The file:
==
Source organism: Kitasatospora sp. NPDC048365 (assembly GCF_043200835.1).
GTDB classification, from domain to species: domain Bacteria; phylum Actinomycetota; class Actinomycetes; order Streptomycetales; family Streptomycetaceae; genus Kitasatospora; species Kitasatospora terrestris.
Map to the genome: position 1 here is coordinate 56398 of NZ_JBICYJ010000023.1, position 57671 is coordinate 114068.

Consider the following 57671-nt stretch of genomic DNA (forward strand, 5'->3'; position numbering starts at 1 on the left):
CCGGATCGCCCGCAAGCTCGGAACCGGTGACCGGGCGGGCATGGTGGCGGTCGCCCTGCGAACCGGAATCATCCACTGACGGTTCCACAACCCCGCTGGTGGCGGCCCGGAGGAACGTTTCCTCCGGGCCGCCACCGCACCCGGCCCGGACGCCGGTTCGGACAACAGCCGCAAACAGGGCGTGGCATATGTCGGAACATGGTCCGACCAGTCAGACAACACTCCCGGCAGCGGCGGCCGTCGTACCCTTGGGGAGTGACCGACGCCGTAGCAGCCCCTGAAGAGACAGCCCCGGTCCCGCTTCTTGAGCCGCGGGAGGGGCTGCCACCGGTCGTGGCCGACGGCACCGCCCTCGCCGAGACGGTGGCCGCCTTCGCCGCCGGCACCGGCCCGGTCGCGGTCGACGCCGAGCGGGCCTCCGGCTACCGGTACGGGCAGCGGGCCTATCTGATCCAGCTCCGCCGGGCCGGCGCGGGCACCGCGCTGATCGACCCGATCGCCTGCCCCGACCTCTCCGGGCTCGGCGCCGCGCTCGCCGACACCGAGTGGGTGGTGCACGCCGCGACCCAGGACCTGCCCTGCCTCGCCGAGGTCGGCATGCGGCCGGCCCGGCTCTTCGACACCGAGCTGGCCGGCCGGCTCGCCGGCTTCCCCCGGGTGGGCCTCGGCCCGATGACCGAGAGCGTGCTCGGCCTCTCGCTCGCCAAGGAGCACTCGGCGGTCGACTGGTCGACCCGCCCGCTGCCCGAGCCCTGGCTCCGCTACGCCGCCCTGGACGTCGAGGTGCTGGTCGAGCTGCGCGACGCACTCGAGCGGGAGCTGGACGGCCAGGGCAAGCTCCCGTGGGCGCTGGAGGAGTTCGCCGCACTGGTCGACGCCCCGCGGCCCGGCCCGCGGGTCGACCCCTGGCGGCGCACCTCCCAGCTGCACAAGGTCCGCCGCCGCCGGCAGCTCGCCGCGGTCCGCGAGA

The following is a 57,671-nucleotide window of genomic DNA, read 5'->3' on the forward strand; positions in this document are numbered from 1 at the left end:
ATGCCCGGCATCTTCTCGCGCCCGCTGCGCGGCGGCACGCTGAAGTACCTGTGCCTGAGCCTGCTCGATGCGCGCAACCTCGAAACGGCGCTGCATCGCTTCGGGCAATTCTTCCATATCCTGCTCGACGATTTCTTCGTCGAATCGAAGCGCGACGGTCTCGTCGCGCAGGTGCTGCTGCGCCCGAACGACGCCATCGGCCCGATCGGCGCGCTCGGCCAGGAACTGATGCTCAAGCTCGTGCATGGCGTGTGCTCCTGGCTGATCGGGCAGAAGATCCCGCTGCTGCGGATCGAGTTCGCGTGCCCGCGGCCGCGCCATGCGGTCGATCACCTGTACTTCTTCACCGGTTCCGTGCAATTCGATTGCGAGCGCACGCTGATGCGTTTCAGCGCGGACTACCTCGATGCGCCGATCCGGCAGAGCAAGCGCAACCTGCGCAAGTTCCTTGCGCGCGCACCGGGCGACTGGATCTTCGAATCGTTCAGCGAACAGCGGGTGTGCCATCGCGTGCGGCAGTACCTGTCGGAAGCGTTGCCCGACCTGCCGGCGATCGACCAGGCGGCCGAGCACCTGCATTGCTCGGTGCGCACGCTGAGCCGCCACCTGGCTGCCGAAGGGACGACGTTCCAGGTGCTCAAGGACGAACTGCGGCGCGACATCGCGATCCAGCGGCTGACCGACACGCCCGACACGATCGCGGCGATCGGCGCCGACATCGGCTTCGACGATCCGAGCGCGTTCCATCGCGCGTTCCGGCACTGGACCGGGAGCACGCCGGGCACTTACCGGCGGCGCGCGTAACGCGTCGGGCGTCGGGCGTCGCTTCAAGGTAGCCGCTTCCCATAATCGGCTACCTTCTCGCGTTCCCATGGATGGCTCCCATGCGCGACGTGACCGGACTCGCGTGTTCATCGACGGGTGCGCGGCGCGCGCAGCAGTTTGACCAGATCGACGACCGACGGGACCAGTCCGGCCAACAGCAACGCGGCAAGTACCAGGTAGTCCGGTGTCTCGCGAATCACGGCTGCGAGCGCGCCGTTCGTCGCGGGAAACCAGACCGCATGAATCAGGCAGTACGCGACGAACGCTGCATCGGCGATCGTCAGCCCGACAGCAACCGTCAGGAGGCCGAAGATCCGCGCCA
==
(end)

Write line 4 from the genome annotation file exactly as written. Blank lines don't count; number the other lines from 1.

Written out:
Consider the following 57671-nt stretch of genomic DNA (forward strand, 5'->3'; position numbering starts at 1 on the left):